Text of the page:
Daddy Clanger (imc) wrote,
Daddy Clanger

More dialect. . . continued

(see also the previous `dialect' entry.)


- What's for dinner?
- Brown.
- Oh. :-(
Ever since I can remember, `brown' was what we had on Sundays during the time between arriving home from church and going out again for Sunday school - and on rare occasions we had it at other times too. It was a while before I found out that it has another name, more widely known in the North of England: Pan'aggerty. Heat up a frying pan with some butter, then cover the bottom with sliced potatoes, then add sliced onions and cheese and more potatoes and carry on piling it up until you have enough for everyone, then plonk an inverted metal plate on top and cook it for about 40 minutes. We didn't have time for finishing it off under the grill, which seems to be in most modern recipes, but in any case, by the time it is finished the potatoes on the bottom of the pan have gone a rich brown colour (hence the name) and are the best part of the meal. However, I don't like onions, so this was not my favourite dish.

As we children grew up and our meals slowly got bigger, and especially following the arrival of my youngest brother and his consequent demand for food, my parents found that we could no longer fit enough in the frying pan, so a tradition ended and another began: from then on, Sunday lunch was a casserole of potatoes, sausages and baked beans (much more to my taste) - which had the advantage of being able to be placed in the oven on a timer setting before we went out, so it was ready for us when we got back. A few of years ago I was amused to find that Heinz now markets this as a frozen ready-meal for one.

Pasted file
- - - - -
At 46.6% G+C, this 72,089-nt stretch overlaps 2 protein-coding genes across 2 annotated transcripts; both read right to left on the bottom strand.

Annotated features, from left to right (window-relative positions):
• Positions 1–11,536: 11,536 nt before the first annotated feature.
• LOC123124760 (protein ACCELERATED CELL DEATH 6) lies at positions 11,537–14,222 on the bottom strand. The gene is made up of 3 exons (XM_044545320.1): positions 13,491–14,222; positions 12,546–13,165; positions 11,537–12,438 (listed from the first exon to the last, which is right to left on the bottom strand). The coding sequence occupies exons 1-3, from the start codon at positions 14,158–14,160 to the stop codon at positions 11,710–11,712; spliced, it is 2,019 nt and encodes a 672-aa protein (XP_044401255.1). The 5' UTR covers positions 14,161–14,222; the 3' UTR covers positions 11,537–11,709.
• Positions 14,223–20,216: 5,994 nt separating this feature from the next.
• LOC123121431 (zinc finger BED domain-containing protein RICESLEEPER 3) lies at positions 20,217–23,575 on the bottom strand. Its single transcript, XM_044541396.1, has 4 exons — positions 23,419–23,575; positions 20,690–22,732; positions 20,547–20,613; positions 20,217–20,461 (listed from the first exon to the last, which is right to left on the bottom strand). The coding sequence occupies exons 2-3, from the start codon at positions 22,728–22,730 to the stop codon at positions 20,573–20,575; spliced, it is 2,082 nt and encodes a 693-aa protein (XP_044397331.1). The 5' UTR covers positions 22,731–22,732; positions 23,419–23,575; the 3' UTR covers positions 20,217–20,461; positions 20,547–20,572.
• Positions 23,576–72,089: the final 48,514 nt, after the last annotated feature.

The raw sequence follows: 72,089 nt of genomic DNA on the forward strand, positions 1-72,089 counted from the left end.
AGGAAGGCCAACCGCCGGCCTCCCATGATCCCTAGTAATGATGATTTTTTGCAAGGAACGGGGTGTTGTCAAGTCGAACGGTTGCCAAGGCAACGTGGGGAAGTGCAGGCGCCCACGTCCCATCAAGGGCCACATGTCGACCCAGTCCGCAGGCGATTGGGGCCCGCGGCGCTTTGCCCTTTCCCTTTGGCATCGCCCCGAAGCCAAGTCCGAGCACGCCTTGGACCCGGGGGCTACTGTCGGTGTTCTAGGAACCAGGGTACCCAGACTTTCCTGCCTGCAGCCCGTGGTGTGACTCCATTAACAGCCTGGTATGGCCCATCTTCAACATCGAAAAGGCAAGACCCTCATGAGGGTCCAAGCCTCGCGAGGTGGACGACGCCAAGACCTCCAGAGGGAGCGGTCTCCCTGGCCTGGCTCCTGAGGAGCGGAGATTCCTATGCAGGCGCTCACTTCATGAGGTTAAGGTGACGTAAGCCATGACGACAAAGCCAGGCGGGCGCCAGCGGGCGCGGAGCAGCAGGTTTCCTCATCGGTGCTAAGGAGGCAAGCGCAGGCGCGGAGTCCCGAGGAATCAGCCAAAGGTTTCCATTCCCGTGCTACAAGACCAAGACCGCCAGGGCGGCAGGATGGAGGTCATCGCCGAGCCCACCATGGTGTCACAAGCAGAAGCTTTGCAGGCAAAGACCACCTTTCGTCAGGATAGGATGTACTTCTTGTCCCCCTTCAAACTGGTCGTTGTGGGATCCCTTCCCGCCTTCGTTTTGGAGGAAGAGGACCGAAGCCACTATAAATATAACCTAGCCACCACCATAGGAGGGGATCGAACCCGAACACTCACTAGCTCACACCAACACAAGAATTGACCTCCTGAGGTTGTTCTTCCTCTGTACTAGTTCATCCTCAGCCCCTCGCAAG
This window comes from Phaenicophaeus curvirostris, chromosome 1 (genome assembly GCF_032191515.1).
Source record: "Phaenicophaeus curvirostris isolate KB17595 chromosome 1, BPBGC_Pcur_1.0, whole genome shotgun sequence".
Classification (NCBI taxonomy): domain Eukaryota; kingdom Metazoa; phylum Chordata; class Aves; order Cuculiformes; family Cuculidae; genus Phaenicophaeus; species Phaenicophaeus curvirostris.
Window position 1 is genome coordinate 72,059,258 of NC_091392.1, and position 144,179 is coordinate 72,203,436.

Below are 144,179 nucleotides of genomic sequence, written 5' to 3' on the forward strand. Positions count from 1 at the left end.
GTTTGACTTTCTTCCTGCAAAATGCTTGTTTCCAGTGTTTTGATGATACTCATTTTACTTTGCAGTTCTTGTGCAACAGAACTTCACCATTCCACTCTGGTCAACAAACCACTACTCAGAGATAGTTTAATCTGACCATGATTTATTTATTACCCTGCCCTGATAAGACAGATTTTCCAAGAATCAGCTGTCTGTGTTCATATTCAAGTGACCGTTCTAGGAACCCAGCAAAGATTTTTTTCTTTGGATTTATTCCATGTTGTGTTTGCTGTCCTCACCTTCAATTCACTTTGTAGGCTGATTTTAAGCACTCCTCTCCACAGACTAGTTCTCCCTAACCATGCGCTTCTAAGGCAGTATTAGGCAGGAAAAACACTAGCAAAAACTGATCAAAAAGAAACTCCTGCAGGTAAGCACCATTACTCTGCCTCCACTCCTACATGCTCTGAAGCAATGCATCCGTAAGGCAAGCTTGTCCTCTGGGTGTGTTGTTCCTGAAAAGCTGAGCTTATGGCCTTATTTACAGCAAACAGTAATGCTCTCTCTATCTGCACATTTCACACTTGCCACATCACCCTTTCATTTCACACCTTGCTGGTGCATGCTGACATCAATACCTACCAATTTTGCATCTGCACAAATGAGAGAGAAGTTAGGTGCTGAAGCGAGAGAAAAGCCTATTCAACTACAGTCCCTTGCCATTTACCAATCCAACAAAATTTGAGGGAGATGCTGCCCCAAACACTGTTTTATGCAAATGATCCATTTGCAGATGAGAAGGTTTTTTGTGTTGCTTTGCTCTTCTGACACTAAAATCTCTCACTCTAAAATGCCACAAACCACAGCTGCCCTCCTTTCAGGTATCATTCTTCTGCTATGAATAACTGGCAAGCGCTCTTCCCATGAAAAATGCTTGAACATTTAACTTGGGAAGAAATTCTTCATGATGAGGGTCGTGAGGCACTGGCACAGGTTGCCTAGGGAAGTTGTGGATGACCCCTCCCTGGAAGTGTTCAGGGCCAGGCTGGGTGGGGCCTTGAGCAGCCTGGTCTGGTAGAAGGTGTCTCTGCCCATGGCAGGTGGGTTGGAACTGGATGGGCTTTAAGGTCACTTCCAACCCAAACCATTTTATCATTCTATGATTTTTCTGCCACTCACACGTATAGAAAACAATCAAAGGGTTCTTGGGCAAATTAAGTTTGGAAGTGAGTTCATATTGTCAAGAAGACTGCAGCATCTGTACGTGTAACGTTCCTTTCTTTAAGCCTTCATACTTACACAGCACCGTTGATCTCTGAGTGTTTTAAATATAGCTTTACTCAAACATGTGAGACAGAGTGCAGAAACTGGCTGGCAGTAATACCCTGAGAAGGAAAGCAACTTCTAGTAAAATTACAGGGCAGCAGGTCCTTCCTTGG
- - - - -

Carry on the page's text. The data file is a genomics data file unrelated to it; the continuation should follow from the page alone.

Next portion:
skue-bly: On a cloudy day, if you see any blue sky, you must not say the words `blue sky' because you will frighten it away again. Hence `I can see some skue bly,' which is much less likely to alarm it because it can't tell what you are talking about.

lyac (pronounced LIE-ak) = yeuch. Something my brother wrote when he was rather young, and we (the other two brothers), being cruel, deliberately mispronounced it and started using it.

mither (also spelled meither - pronounced with `my' as the first syllable): familiar to many Northern English speakers, it means to pester or irritate (a person) by talking on and on about something, particularly when complaining or asking for something.

Put wood in th'ole! = Shut the door!

Honourable mention goes to the word `collapsed' which has its usual meaning but is pronounced `COLL-upst' (another favourite of my granny).


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